nagios-plugins el7.rpm 50+ plugins that are fully adaptable to Nagios in every way. If you’re planning on installing Nagios, don’t forget about adding this package for it’s convenience!
nagios-plugins-selinux el7.rpm An optional add-on package that allows you to use the Nagios Plugins in Enforcing Mode.
nagios-plugins-ldap el7.rpm A Nagios plugin that can be used to check integrity and data entries within an LDAP database.
nagios-plugins-mysql el7.rpm A Nagios plugin that can be used to check integrity and data entries within an MySQL (or Maria) database.
nagios-plugins-ntp el7.rpm A Nagios plugin that can be used to check the NTP status of the machine it’s called on.
nagios-plugins-pgsql el7.rpm A Nagios plugin that can be used to check integrity and data entries within an PostgreSQL database.
nagios-plugins-samba el7.rpm A Nagios plugin that can be used to check status of your Samba mounts and their availability.
nagios-plugins-snmp el7.rpm A Nagios plugin that can query SNMP enabled appliances (routers, firewalls, switches, servers) and convert their output back to something Nagios can monitor or report.

Note: The source rpm can be obtained here which builds everything you see in the table above. It’s not required for the application to run, but might be useful for developers or those who want to inspect how I put the package together.

The main thing to know about this package after it is installed is the slew of new plugins available to you in /usr/lib64/nagios/plugins/ and a config file to get you started which references most of them in /etc/nagios/conf.d/nagios-plugin-commands.cfg.

Extra Plugins

There are a lot of great plugins on Nagios Exchange! I packaged just a few of them because they required patches and tweaks to work out of the box. All of these are available on my repository, but feel free to haul them down directly here:

Package Download Description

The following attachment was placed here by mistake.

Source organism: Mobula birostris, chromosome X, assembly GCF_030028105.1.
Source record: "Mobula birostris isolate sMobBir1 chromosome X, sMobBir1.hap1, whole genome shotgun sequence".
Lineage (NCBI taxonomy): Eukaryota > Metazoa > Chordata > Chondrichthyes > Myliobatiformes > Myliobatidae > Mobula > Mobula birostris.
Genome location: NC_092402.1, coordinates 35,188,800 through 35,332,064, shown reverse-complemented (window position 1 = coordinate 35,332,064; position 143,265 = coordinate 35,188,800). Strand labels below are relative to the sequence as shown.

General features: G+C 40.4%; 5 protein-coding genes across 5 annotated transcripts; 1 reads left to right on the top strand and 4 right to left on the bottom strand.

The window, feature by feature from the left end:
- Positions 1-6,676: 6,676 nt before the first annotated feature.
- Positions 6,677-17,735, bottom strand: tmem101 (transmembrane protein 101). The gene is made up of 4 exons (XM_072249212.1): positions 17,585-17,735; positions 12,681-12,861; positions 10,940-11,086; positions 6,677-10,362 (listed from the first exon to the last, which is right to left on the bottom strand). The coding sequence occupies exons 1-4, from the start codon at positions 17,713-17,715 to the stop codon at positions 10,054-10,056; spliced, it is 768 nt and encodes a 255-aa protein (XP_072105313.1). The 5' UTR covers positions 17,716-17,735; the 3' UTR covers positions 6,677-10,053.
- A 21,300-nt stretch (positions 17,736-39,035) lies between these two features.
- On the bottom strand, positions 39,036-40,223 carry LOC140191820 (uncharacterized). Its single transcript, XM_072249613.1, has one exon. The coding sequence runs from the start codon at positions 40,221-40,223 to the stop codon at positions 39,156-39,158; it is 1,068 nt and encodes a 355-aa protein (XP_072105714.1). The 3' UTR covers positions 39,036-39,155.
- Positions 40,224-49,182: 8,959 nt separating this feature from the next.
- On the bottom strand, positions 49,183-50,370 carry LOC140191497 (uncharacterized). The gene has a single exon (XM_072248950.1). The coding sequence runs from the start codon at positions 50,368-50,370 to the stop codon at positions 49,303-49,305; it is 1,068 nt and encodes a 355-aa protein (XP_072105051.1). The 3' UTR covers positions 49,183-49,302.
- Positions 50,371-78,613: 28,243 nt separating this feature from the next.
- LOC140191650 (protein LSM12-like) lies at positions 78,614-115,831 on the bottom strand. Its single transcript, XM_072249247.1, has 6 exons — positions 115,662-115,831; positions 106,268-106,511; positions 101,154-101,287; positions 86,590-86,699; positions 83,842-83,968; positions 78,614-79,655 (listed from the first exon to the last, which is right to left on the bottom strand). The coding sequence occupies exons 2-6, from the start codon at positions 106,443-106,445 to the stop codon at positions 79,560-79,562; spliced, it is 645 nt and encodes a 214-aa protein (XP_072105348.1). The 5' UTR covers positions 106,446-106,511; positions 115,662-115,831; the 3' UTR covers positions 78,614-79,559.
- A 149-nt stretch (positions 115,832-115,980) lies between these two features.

nagios-plugins-lvm el7.rpm / src.rpm / NE Source This plugin finds all LVM logical volumes, checks their used space, and compares against the supplied thresholds.
nagios-plugins-crm el7.rpm / src.rpm / NE Source A plugin for monitoring a Pacemaker/Corosync cluster.
Note: that this plugin requires perl-Nagios-Monitoring-Plugin to work.
nagios-plugins-drbd84 el7.rpm / src.rpm / NE Source A plugin for monitoring a DRBD v8.4 setup.

Credit

This blog took me a very (,very) long time to put together and test! The repository hosting alone accommodates all my blog entries up to this date. All of the custom packaging in this blog was done by me personally. If you like what you see and wish to copy and paste this HOWTO, please reference back to this blog post at the very least. It’s really all I ask.

Sources

The remaining portions of this series can be found here:

  • Part 2 – NRDP for Nagios Core on CentOS 7.x: This blog explains how awesome NRDP really is and why it might become a vital asset to your own environment. It’s also provides the first set of working RPMs (with SELinux support of course) of it’s kind.
  • Part 3 – NRPE for Nagios Core on CentOS 7.x: This blog explains how to set up NRPE (v3.x) for your Nagios environment. At the time this blog was written, there was no packaging of it’s kind for this version. So allow me be the first to share it with you!

5 thoughts on “Nagios Core 4.x Setup for CentOS 7.x

  1. David

    Although yum appears to install the nagios plugins for selinux, in fact nothing gets installed. When I try to install the regular nagios-plugins package, it fails due to conflicts in the common as follows:
    Transaction check error:
    file /etc/nagios from install of nagios-common-4.0.8-2.el7.x86_64 conflicts with file from package nagios-4.2.2-2.el7.nuxref.x86_64
    file /usr/lib64/nagios/plugins from install of nagios-common-4.0.8-2.el7.x86_64 conflicts with file from package nagios-4.2.2-2.el7.nuxref.x86_64
    So, all service checks are failing because plugins are not here. What do I do?

    Reply
    1. l2g Post author

      I honestly never tried upgrading from the EPEL version of Nagios (4.0.8) to my version. It certainly makes sense to support this though! I just created a small change to my packaging that will hopefully accommodate your situation. You might have to clear your cache first to see it (yum clean all).

      Try your upgrade again when you have the chance.

      Reply
      1. David

        Thank you! I completely removed nagios, cleaned the yum cache, removed the EPEL repository to eliminate any possibility of conflicts, set SELINUX to permissive, rebooted to make sure the decks were totally clear, then reinstalled all 4 of your packages: nagios, nagios-selinux, nagios-plugins & nagios-plugins-selinux. That went without a hitch so rebooted and launched the web UI. All came up red, but in a few minutes started to perform the checks and turn green. All the plugins are now in their proper directory. Woohoo! Thanks a million!!

        Reply

Leave a Reply

Your email address will not be published. Required fields are marked *